Leaving Uganda was an adventure. Time is not simply African time, it is specifically Ugandan time which runs about 2 hours later on average than African time. I'd been hoping to have an hour or so to do some shopping and so Irene and I thought we had about a 4 hour window in which to relax before we took the bus to Bungoma, Kenya. Instead I ran from the bus station, spent 20 minutes bartering (actually got some pretty good deals considering the time constraints and skin colour), and ran back to catch the bus which left relatively punctually. Borders here are so remarkable. There is a queue, of sorts, in which 100 people squash into an area which is built to accommodate about 30. Those best at pushing get out a good 20 minutes earlier than those who were actually ahead in line. After my first border crossing I learned to box out. Since there is absolutely no personal space, and my body was pressed from all sides, I also felt not at all bad about jabbing a pushy woman in the chest to keep her out of my place in line, or to gently kick a guy in the shins if he got too aggressive.

Back on the bus, and 40 minutes away from the border, we were stopped for a police check to ensure we all had appropriate paperwork. One guy was taken off the bus as he'd walked from one border to the next, without stopping at either control, and simply got back on the bus without a passport or anything else.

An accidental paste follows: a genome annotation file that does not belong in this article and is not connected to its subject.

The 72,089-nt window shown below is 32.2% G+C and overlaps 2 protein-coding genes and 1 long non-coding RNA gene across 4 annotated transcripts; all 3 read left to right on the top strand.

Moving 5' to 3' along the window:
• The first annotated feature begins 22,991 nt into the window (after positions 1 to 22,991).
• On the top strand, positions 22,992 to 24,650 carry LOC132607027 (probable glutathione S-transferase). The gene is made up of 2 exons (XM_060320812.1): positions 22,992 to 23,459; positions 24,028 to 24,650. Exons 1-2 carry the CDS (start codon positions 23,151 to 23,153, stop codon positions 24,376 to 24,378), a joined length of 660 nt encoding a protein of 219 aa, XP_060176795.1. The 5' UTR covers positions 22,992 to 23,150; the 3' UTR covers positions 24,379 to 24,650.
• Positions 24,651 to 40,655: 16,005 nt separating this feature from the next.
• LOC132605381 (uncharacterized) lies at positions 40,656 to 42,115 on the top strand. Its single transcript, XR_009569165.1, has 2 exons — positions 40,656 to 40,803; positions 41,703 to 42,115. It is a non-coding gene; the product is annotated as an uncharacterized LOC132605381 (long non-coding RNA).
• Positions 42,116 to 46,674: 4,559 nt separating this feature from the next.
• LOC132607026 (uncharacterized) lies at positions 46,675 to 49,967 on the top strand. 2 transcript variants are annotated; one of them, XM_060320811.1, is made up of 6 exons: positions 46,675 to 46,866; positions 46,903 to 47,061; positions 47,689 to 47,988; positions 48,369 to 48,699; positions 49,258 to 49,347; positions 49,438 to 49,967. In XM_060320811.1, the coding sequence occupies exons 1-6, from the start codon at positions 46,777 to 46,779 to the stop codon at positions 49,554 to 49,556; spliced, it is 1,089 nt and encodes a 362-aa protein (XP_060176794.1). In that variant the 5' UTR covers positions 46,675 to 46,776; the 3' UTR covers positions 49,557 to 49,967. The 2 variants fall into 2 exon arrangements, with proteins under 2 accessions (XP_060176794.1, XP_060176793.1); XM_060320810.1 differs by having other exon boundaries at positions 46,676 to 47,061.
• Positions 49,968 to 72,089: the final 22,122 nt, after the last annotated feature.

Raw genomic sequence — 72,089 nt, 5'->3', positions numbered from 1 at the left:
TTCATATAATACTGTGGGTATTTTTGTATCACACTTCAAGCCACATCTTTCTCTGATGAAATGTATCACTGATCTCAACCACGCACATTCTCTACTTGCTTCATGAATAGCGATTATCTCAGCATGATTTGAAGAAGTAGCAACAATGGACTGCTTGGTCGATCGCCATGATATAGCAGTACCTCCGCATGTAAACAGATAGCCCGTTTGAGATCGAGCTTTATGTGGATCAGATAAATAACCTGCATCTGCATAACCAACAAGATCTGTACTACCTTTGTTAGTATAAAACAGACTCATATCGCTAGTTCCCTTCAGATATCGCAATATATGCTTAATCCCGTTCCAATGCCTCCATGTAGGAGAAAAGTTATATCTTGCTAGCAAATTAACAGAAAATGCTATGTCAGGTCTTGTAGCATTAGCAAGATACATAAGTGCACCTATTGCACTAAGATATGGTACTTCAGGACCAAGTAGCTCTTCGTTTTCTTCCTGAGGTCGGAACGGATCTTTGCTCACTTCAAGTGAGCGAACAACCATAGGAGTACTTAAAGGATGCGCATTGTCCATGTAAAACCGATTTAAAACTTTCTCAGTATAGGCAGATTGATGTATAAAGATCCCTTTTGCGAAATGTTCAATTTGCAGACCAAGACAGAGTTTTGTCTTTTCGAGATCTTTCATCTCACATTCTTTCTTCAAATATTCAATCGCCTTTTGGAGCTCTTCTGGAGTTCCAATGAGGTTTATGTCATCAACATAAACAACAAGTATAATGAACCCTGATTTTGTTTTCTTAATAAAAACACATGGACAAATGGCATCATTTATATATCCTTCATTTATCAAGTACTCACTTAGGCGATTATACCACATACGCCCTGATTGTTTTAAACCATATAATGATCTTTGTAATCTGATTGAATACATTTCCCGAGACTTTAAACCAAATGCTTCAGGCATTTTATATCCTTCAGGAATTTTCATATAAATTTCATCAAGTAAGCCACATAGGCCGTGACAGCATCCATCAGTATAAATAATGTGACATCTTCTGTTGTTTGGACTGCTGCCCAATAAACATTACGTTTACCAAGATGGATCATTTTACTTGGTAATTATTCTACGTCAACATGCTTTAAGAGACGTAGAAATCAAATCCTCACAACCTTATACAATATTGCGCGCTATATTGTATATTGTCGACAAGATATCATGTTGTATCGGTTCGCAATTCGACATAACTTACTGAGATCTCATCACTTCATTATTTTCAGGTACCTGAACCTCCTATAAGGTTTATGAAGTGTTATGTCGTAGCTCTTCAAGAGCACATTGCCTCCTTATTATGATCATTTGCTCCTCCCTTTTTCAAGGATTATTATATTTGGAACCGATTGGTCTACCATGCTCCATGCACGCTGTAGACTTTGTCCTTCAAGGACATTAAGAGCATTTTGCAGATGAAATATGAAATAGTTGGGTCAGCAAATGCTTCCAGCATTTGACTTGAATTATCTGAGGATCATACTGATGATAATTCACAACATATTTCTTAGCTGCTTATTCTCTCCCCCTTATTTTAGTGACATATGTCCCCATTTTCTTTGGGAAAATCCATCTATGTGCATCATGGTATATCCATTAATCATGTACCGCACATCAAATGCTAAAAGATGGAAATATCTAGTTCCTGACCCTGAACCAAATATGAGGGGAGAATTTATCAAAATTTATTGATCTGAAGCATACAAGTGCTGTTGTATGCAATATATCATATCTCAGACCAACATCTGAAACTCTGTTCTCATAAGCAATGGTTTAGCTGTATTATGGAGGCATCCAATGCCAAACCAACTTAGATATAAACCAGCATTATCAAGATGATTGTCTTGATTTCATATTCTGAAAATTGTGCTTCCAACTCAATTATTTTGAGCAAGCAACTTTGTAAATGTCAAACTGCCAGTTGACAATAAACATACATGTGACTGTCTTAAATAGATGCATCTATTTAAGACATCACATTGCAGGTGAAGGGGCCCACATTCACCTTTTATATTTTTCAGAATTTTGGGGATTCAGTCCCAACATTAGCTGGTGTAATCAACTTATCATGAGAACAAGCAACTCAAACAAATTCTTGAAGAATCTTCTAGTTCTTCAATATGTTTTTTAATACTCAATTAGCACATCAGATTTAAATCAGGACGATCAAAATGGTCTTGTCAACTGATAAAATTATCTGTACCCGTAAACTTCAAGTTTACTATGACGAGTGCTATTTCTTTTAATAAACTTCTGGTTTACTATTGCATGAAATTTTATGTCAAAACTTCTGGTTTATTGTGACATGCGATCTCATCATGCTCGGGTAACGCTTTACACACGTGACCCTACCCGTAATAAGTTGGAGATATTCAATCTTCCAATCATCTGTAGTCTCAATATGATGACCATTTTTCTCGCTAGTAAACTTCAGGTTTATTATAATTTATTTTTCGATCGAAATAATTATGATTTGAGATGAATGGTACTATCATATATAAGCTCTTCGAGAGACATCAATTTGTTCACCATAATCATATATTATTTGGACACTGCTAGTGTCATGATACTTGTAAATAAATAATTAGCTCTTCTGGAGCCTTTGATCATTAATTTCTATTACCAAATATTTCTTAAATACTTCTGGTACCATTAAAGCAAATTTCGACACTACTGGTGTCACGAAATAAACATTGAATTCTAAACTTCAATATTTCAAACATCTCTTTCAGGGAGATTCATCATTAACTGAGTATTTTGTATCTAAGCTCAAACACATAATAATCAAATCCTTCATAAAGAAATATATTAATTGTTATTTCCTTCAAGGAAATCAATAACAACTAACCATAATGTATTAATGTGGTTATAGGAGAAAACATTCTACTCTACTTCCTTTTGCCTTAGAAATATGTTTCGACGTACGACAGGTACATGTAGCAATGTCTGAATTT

Waiting in line to have our passports checked I enjoyed stargazing. It is so much fun to look up at the sky in another part of the world and invent constellations. I did see the plow and sirius though, Irene pointed them out to me, as well as my beloved manta ray constellation from Australia.

I didn't notice for quite a while that the men and women had divided themselves into separate lines to have an officer of the same sex check their paperwork. Thankfully I was following Irene or would have ended up in the men's only line without even realising what a cultural faux pas I was committing.

We arrived to Bungoma around midnight and were welcomed by the family of one of our members. They were so incredibly welcoming and Irene and I felt so at home while we were with them.

The next day we were scheduled to speak to a group of youth organisation leaders. If it weren't for meeting the family, I would have never wanted to return to Bungoma. It was my first experience with a roomful of corruption, and such blatant corruption! After the seminar they yelled at Irene and myself for almost an hour about not paying them for attending, at not providing food, and at not even giving them souvenirs of the day. I felt terrible for our member who had organised the event, he'd been hoping for synergy between WYA and a number of youth groups, at least we know now not to work with any of them.

Afterwards, a few approached me to reiterate their statements, and after I continued to refuse to apologise to them, one informed me about how hospitable that portion of Kenya was and invited me to spend the night at his house!

I spent the afternoon playing frisbee with the neighbourhood girls (after one of the participants that morning told me how impressive it was that I, as a woman, should engage a roomful of men in conversation - argument? - I made no effort to include any of the boys in the game and only taught it to the girls) sometimes female empowerment is genuinely necessary.